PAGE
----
Continue Reading Federal Court Enjoins Fair Pay and Safe Workplaces Regulations

Just in time for Labor Day, the Labor Department and FAR Council issued a final rule and accompanying “Guidance” to implement the Fair Pay and Safe Workplaces Executive Order.  The new regulations will take effect on October 25, 2016.  The regulations—which run to nearly 900 pages—contain a number of changes from the proposed regulations to demonstrate that the Department listened to stakeholders during the lengthy comment period.

Despite some concessions to industry comments, the final regulations still establish substantial compliance obligations.  In light of those burdens, the contracting community is well advised to invest time to understand these provisions.  In this post, we summarize key changes and examine the way ahead for contractors.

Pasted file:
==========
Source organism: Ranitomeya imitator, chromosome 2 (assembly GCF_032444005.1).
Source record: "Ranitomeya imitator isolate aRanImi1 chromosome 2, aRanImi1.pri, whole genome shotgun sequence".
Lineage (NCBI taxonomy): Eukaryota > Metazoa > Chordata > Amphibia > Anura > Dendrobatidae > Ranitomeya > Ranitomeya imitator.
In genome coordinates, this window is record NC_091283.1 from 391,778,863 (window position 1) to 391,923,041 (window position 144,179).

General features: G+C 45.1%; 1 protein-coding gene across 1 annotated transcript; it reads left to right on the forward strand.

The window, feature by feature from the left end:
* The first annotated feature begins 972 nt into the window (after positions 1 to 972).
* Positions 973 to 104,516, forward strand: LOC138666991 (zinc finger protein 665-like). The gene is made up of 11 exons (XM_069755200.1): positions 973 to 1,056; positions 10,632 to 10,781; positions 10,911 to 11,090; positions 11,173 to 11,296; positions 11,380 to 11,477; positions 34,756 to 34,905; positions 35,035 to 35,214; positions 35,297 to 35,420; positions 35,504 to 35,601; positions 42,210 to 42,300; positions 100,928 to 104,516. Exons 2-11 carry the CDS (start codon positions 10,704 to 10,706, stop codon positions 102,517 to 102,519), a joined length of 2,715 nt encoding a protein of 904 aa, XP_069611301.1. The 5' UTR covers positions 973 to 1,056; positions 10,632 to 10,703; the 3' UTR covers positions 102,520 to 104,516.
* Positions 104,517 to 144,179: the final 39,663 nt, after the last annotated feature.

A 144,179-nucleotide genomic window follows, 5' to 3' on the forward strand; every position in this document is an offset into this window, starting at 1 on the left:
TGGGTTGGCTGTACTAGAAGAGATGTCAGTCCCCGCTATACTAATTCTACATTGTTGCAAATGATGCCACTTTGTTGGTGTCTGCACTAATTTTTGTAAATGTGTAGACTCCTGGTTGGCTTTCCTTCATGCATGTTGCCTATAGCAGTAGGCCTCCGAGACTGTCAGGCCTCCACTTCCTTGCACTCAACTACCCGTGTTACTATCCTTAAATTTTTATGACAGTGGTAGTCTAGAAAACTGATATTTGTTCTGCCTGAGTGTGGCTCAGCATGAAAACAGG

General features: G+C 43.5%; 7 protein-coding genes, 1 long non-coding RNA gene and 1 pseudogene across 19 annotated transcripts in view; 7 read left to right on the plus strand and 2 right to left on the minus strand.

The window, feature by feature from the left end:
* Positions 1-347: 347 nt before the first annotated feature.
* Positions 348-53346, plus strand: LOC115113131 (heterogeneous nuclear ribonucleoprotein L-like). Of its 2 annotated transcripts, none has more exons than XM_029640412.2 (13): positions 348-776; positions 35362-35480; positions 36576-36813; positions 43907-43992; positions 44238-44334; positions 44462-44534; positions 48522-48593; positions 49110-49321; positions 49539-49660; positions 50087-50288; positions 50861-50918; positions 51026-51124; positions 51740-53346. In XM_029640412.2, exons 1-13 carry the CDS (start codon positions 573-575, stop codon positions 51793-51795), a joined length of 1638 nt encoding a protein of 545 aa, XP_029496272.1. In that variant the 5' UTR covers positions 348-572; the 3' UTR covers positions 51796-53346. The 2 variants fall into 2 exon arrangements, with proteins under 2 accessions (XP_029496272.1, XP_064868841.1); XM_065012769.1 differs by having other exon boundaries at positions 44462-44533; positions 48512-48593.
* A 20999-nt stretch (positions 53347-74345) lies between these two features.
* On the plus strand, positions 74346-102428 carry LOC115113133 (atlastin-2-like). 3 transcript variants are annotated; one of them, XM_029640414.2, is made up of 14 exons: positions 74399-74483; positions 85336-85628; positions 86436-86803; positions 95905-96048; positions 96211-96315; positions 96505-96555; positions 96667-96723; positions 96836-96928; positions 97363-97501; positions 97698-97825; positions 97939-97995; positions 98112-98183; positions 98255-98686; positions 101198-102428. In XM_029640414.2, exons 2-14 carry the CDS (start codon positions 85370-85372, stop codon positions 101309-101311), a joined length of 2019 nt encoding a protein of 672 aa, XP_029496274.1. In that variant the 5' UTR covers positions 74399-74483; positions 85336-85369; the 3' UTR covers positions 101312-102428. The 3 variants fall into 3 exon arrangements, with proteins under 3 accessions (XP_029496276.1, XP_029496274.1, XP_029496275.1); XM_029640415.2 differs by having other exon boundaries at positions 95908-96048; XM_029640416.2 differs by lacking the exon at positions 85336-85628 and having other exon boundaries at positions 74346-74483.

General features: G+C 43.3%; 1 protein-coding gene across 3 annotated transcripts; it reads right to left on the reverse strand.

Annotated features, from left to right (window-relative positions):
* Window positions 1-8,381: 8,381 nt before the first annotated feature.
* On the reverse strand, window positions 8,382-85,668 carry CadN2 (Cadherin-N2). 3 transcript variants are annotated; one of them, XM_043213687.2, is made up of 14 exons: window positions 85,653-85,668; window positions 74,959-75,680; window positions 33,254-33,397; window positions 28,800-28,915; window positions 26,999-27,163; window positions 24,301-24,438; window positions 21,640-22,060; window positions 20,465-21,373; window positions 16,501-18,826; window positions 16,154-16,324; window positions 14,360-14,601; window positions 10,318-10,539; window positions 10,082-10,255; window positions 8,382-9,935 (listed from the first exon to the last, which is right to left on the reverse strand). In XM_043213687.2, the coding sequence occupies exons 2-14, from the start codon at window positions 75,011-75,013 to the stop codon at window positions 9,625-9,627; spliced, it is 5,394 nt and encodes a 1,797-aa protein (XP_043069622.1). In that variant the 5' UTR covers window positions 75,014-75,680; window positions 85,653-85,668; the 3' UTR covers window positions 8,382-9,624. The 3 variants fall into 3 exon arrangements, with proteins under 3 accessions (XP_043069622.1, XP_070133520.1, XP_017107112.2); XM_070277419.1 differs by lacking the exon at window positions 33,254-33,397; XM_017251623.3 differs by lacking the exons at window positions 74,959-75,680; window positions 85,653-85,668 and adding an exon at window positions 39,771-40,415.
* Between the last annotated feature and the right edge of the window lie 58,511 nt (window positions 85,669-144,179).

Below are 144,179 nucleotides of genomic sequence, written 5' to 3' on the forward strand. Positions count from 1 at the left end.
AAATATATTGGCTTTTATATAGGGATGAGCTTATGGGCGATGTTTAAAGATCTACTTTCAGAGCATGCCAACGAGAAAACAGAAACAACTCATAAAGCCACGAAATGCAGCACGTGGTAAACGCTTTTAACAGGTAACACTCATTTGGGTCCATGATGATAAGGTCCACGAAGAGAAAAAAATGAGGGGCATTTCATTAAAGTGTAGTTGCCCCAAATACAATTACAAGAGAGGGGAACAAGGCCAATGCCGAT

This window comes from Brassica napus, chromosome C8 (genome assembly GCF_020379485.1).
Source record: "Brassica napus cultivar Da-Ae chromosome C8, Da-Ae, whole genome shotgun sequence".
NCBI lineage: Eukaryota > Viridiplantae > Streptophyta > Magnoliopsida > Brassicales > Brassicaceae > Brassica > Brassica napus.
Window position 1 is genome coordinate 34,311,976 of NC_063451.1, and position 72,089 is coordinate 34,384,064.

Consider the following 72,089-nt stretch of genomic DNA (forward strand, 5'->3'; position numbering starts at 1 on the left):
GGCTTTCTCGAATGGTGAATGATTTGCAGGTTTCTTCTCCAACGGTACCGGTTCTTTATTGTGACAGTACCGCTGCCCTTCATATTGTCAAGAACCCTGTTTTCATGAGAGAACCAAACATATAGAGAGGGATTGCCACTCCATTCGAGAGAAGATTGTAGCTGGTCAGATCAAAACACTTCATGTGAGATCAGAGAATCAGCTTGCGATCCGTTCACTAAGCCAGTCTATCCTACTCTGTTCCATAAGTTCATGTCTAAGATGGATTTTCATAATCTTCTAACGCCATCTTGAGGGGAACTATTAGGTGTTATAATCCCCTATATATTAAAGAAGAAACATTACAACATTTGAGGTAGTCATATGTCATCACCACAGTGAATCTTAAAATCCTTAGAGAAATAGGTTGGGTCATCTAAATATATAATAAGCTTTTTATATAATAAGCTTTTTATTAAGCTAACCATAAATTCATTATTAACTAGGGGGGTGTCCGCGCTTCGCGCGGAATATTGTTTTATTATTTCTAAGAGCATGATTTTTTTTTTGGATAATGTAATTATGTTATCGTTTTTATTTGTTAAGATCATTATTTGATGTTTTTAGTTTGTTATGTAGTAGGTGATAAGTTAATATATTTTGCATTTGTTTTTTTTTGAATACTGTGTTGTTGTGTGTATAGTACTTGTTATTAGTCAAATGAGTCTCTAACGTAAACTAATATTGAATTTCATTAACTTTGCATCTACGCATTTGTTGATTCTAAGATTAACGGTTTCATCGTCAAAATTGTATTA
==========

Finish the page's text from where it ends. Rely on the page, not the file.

Continue Reading “Fair Pay and Safe Workplaces” Final Rule and Guidance Released

Following up on President Obama’s Labor Day release of an executive order requiring government contractors to offer paid sick leave to employees, the Labor Department issued proposed implementing regulations and invited comments by April 12.  Contractors with service contracts should consider submitting comments, especially if they already offer paid sick leave and rely on that leave to meet their fringe benefit obligations under the Service Contract Act.